I submitted this cocktail to the guys at Left Coast Libations for their upcoming book. It's promising to be a very interesting collection of recipes from the specifically west coast style of bartending. I'll write about it more when it comes out.
1 oz lime/whey mixture*
1/2 oz manzanilla sherry
1/2 oz Cointreau
1/2 oz 1-to-1 simple syrup
1 1/2 oz Pisco
Shake all ingredients together vigorously in mixing tins. Double-strain into a chilled coupe. Garnish with an orange peel.
*Mix 8 oz nonfat milk with 3 oz freshly squeezed lime juice. Let stand a few minutes to curdle. Strain through successively finer strainers, then pour through a wet kitchen cloth, letting stand until the clear liquid has filtered through.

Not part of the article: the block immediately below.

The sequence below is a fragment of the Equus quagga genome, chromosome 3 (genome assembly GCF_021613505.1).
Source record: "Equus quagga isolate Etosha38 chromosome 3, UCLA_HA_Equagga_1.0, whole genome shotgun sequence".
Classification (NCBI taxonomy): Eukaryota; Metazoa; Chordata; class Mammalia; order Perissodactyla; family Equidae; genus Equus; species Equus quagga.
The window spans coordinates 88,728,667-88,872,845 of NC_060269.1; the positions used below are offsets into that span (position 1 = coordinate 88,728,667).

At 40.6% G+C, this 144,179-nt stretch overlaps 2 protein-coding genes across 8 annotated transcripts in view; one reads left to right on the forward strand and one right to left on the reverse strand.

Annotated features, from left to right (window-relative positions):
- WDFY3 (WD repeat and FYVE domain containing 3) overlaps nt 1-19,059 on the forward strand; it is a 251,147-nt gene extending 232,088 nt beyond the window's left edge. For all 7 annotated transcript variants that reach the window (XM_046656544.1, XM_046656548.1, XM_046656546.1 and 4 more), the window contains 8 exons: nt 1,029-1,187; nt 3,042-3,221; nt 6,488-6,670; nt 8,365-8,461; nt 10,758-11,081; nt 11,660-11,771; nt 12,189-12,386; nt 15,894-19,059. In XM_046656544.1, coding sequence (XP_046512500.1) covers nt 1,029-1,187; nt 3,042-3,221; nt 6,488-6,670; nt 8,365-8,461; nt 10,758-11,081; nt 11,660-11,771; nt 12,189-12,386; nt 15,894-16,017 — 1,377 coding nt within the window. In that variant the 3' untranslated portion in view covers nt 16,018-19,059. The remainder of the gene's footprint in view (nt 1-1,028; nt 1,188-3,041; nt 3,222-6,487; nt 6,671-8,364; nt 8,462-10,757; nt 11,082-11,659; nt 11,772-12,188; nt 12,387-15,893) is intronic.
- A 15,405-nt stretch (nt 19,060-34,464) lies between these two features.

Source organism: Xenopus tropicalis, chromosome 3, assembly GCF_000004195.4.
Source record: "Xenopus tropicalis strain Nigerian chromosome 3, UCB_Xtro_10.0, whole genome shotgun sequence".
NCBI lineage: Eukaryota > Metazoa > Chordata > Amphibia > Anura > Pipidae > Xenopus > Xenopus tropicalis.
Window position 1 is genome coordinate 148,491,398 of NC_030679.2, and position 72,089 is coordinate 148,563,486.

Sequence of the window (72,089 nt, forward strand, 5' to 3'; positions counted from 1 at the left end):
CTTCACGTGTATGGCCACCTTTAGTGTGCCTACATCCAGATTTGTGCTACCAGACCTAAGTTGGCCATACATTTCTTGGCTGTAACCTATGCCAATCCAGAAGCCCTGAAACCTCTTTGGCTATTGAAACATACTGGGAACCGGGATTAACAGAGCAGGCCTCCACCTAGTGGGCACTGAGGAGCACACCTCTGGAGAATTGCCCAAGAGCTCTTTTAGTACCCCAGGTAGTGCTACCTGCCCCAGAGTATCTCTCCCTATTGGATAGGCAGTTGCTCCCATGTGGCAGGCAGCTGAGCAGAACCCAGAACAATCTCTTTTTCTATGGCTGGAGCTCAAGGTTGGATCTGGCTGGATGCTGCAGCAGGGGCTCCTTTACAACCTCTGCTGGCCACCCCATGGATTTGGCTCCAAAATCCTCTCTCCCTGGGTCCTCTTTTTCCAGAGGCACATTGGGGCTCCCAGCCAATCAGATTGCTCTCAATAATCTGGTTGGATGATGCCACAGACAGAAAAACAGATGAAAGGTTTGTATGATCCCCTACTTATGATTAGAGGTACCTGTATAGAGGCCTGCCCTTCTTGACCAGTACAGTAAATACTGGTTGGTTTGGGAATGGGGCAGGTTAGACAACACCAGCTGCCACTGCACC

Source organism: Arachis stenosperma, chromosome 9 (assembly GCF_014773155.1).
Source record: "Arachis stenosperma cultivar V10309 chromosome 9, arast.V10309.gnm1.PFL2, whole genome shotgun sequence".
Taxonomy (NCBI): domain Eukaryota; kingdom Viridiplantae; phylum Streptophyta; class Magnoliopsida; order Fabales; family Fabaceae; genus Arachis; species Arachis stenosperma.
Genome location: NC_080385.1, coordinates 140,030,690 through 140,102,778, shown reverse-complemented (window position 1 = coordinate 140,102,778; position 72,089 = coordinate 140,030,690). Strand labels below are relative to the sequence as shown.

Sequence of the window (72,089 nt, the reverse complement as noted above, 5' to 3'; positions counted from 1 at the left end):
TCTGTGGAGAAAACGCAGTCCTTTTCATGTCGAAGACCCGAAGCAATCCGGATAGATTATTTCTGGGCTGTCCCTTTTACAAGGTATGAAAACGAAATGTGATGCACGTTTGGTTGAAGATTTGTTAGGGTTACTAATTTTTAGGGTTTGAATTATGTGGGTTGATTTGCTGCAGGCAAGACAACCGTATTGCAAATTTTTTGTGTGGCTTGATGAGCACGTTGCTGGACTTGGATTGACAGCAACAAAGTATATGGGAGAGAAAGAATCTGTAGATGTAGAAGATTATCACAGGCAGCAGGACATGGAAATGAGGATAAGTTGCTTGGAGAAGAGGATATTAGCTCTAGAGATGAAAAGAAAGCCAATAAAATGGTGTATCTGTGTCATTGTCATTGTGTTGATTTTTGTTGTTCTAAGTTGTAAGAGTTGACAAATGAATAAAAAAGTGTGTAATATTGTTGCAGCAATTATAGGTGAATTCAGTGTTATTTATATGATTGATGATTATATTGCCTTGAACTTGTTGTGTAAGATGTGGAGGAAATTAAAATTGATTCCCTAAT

Tuesday, March 31, 2009
How to Mix Drinks by Jerry Thomas is usually the first reference for anyone looking into pre-prohibition cocktails. But as a confectioner as well as a bartender, I am equally intrigued by the appendix added to this book, almost as long, titled A Manual For The Manufacture Of Cordials, Liquors, Fancy Syrups, Etc. Since I know that modern commercial orgeat is not made from actual almonds, I decided to see how historical recipes were made.
424. Orgeat (or Almond) Syrup.
2 lbs. of sweet almonds.
3i ounces of bitter almonds.
3 pints of fresh water.
6 or 6 1/2 lbs. of sugar.